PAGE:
In Australia, 20 specific health conditions were identified as leading causes of 74% of all deaths in 2005, with chronic obstructive pulmonary disease (COPD) among the top ten leading causes of death across both genders. Furthermore, pneumonia and influenza were leading causes of death in Australian females. During the three years from 2003 to 2005, influenza and pneumonia mortality rates were reportedly higher among Australian residents born in the UK or Ireland, compared with Australian-born individuals. Influenza infection and pneumonia often worsen the symptoms of COPD in affected individuals, resulting in decreased lung function which could cause hospitalisation and (in severe cases) even death. Fortunately, estimates from a recent National Health Survey by the AIHW, indicated that individuals affected by COPD were relatively more likely to receive influenza vaccination. COPD is recognised as a major cause of mortality in Australia, reflecting the progressive deterioration in lung function associated with this condition. COPD was the underlying cause of 4,886 deaths in 2005 and listed over 7,000 times, as an associated cause of death, often when coronary heart disease or lung cancer were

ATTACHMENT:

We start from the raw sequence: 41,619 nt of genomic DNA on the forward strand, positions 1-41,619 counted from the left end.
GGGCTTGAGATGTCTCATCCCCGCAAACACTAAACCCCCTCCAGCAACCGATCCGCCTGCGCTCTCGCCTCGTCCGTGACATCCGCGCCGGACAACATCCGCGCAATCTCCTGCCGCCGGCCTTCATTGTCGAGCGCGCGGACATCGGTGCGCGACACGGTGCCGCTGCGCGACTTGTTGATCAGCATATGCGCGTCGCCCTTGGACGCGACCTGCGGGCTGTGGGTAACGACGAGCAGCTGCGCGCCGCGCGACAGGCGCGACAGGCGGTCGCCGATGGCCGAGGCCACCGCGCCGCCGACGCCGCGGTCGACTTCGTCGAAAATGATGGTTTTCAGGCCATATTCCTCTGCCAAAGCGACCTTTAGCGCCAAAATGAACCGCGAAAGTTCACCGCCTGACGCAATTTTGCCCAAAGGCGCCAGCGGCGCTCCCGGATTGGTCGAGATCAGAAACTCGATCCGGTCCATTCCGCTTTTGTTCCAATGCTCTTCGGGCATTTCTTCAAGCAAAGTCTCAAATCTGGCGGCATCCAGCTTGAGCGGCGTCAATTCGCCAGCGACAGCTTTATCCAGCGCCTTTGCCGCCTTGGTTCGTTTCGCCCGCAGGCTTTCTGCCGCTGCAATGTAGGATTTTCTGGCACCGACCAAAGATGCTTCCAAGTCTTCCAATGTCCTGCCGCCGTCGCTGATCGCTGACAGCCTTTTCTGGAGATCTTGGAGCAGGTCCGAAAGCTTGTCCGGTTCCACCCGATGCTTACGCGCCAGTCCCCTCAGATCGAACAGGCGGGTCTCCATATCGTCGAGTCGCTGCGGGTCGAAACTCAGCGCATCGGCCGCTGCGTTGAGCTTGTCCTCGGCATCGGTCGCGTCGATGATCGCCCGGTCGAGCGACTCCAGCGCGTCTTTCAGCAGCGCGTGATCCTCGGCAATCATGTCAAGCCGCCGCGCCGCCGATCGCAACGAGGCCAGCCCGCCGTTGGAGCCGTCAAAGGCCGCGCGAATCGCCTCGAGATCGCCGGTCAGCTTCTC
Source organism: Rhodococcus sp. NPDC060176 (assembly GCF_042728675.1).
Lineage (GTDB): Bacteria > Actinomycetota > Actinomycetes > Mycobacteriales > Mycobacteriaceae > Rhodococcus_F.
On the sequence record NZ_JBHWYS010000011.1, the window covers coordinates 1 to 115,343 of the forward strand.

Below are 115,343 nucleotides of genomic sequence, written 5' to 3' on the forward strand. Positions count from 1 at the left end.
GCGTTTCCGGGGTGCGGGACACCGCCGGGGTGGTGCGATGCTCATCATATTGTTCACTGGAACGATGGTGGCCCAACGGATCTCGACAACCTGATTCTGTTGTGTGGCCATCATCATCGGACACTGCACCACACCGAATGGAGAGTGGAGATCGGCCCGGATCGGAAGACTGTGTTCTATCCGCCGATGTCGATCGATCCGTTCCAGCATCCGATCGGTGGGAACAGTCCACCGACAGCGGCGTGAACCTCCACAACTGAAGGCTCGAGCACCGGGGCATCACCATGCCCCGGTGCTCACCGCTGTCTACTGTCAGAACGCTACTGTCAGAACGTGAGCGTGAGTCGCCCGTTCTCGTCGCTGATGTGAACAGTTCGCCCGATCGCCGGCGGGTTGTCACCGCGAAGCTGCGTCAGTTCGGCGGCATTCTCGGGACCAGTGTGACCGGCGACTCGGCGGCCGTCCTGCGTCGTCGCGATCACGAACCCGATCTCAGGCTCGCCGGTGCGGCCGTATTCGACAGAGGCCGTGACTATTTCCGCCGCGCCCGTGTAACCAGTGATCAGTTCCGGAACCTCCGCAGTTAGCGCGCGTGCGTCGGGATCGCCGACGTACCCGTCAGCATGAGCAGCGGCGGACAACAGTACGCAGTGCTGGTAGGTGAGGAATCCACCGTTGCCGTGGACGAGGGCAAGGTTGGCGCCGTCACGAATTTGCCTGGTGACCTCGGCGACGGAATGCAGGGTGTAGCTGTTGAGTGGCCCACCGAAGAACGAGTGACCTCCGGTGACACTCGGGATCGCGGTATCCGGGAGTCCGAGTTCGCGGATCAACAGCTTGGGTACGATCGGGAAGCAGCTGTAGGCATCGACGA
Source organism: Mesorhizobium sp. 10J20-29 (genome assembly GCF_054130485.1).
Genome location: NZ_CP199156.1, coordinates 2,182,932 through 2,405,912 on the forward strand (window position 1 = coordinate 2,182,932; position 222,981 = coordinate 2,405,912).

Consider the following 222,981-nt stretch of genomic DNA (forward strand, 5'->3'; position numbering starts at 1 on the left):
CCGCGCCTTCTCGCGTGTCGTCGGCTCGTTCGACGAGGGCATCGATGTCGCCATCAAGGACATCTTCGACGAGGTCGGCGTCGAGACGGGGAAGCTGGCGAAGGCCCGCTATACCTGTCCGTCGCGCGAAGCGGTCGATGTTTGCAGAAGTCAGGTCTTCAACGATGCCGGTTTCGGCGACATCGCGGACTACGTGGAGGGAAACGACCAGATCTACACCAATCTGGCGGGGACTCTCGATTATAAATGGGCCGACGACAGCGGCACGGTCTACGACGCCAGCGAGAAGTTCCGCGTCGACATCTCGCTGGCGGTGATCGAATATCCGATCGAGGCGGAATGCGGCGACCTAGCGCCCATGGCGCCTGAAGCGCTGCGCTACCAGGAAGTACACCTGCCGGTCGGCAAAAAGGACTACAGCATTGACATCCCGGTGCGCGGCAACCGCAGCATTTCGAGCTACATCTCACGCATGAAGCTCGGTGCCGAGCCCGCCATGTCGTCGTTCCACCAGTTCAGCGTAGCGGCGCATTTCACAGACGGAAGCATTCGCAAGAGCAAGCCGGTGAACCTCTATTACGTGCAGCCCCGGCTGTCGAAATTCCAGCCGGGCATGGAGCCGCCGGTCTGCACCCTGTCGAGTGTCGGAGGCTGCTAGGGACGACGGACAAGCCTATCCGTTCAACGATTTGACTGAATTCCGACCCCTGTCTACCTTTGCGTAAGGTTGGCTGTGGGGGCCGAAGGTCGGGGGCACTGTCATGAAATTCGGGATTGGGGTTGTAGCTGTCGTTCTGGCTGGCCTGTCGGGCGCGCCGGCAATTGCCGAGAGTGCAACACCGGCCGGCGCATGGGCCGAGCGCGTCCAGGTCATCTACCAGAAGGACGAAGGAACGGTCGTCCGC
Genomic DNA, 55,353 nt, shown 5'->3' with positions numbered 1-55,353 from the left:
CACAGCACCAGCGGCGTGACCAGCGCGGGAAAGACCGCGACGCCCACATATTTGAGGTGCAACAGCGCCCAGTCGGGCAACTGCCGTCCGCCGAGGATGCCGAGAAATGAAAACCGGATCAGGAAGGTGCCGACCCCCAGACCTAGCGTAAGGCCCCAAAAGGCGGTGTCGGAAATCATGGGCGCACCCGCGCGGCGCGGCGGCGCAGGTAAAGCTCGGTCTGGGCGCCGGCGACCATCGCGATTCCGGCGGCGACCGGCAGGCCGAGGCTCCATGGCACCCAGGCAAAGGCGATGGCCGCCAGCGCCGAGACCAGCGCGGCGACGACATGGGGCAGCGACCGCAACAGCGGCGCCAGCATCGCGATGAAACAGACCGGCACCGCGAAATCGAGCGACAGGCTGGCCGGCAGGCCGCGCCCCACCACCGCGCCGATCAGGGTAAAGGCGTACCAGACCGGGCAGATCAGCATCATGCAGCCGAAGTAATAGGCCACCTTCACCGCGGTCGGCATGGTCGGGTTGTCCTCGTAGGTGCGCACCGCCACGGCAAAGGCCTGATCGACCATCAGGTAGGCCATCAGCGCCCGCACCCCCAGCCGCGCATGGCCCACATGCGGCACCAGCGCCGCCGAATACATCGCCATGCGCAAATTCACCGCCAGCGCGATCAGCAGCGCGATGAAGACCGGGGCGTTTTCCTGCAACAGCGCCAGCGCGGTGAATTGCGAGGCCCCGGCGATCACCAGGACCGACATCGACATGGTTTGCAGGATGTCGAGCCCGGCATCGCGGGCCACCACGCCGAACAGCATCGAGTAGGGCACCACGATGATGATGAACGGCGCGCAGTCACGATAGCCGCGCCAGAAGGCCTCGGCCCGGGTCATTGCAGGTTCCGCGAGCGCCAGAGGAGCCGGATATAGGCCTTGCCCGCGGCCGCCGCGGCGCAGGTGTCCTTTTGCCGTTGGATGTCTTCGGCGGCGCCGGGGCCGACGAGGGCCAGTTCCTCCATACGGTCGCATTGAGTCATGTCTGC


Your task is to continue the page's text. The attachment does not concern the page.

identified as primary underlying causes. The relevant mortality rate among Australian males was almost double that for females. Chronic respiratory diseases (such as COPD) are often worsened by concurrent acute respiratory infections like influenza. As such, hospitalisations for COPD in Australia typically occur during the winter months, with approximately a third of admissions recorded between the months of June and August. Public healthcare expenditure on COPD in Australia reportedly exceeds several hundred million dollars annually. Potential impact on insurers